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Today’s Thriving Marriage Insights
Married couples need to have some fun together! And one of the best ways to do that is to find hobbies for couples.
We’ve had some heavy topics at To Love, Honor and Vacuum lately, and so I thought it was time to revisit one of my favorite posts ever and run it again, with some fun changes, so it could be higher up in the queue!
Let’s emotionally connect and have fun together again! No matter where you are in your marriage, you need some hobbies! A hobby is simply an activity or pursuit that you do together. And during COVID, we all could use some new ideas, too.
Hobbies can bring couples close because of two communication principles:
- It is often easier to communicate side by side, when you’re doing something, than it is to try to communicate face to face.
- When we spend more time together with shared activities (like hobbies!), then we build up goodwill, which makes it easier to tackle some of the bigger problems in marriage.
We all need shared activities, because that builds shared memories. You feel more like a team. You start chatting again (and the more you talk about little things, the easier it is to talk about big things!). And you laugh. Whenever you laugh together, walls come down. Tension dissipates. And you feel close. Often those petty things that bug you about each other seem to disappear!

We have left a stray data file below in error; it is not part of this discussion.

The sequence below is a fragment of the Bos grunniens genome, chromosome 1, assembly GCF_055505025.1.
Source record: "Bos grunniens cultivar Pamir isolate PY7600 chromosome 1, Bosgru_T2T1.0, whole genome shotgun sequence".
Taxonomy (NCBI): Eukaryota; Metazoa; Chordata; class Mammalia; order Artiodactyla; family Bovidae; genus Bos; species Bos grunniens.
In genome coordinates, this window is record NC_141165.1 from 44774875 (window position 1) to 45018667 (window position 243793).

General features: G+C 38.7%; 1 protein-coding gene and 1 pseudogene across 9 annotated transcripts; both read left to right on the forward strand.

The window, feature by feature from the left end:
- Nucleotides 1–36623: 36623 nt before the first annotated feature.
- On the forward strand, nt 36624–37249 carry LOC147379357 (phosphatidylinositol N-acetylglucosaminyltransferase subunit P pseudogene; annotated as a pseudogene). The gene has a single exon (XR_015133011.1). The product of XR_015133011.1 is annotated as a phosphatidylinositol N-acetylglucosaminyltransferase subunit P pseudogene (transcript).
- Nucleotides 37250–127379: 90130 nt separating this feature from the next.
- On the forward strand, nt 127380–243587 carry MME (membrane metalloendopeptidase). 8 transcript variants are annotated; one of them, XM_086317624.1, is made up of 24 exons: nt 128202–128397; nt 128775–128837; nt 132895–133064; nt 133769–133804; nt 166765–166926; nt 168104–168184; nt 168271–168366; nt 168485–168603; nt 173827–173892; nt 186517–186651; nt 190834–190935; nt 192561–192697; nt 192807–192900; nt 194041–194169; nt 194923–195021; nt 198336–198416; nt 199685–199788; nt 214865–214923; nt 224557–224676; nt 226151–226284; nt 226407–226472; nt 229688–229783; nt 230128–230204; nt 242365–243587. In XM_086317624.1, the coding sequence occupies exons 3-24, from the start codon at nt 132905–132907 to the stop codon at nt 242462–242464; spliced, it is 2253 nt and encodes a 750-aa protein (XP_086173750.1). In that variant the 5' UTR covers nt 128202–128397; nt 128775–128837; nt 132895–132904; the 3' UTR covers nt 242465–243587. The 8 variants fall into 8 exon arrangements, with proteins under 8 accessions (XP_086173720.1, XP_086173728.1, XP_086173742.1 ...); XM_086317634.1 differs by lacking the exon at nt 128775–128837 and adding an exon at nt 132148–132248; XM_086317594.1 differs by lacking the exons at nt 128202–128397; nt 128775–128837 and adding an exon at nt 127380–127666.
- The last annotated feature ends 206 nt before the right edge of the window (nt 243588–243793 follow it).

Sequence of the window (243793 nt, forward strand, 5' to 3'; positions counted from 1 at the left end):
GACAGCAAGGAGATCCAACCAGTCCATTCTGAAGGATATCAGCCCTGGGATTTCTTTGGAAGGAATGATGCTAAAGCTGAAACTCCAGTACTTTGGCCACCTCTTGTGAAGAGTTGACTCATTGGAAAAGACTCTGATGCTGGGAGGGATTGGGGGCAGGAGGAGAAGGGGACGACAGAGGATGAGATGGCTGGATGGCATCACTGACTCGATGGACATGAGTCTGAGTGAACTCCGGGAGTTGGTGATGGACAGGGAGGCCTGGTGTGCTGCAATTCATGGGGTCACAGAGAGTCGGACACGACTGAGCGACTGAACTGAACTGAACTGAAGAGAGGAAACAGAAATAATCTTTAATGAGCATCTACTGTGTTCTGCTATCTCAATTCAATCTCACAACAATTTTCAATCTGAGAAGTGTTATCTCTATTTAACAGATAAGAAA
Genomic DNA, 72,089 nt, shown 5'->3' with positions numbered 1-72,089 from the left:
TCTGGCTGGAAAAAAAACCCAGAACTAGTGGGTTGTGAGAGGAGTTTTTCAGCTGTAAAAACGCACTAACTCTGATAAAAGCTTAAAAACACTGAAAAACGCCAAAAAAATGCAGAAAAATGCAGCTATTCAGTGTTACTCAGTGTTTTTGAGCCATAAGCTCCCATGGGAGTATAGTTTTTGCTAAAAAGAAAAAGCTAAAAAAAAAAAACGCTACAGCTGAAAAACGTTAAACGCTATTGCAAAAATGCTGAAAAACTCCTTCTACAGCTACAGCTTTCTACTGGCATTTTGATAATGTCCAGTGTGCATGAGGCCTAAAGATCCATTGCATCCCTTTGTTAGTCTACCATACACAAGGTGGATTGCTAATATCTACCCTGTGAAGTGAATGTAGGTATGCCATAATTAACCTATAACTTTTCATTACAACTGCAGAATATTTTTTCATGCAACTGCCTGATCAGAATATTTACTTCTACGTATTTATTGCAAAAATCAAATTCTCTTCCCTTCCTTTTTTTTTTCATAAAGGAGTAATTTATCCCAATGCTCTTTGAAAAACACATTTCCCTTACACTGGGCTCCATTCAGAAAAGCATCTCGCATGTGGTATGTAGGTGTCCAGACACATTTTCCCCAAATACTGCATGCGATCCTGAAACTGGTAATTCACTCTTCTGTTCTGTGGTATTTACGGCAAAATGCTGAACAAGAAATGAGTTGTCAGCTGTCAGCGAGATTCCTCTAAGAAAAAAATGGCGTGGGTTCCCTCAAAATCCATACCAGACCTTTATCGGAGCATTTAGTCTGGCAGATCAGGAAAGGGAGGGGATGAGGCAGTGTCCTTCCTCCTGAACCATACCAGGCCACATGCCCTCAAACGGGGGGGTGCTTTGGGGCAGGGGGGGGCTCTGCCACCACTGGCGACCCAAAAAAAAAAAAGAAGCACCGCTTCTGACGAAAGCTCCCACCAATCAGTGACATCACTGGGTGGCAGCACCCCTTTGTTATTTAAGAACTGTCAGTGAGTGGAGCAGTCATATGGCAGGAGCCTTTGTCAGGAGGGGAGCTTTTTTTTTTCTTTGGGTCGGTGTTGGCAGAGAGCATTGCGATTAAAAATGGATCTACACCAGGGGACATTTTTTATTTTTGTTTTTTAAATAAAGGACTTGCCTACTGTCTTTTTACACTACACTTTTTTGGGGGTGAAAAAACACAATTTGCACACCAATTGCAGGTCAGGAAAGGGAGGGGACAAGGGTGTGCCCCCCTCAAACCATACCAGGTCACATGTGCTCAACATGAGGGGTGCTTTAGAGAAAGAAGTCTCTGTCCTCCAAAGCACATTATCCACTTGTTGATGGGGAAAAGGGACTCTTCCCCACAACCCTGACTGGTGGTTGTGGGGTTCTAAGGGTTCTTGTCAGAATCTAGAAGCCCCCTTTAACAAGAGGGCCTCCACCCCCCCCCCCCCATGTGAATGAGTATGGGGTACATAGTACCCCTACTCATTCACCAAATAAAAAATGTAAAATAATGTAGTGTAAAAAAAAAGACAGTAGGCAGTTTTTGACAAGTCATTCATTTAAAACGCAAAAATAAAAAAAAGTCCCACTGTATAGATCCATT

Besides, it’s just plain fun to share hobbies as couples.
It’s fun to spend time away from a screen. It’s fun to build a memory or be productive or experience something new. And it’s fun to learn together! Here’s the neat thing about pursuing hobbies for couples, too: you don’t each have to love it to the same extent. The goal is not the hobby itself. The goal is spending time together and having those opportunities to laugh and chat. My husband and I go birdwatching. I enjoy it. It gets me outdoors; we get some exercise hiking; I learn more about photography.
But Keith will trek 2 miles through brush to sit still at dawn in the hopes that he might see a king rail (it’s a bird!). He will stand still at the base of a tree for 10 minutes to verify whether that was a white throated sparrow or a white crowned sparrow. He is WAY more into it than I am. But we still go birdwatching together, because I’m in it for the memories, not just for the birds. And when he wants to do something intense with counting birds, he goes without me.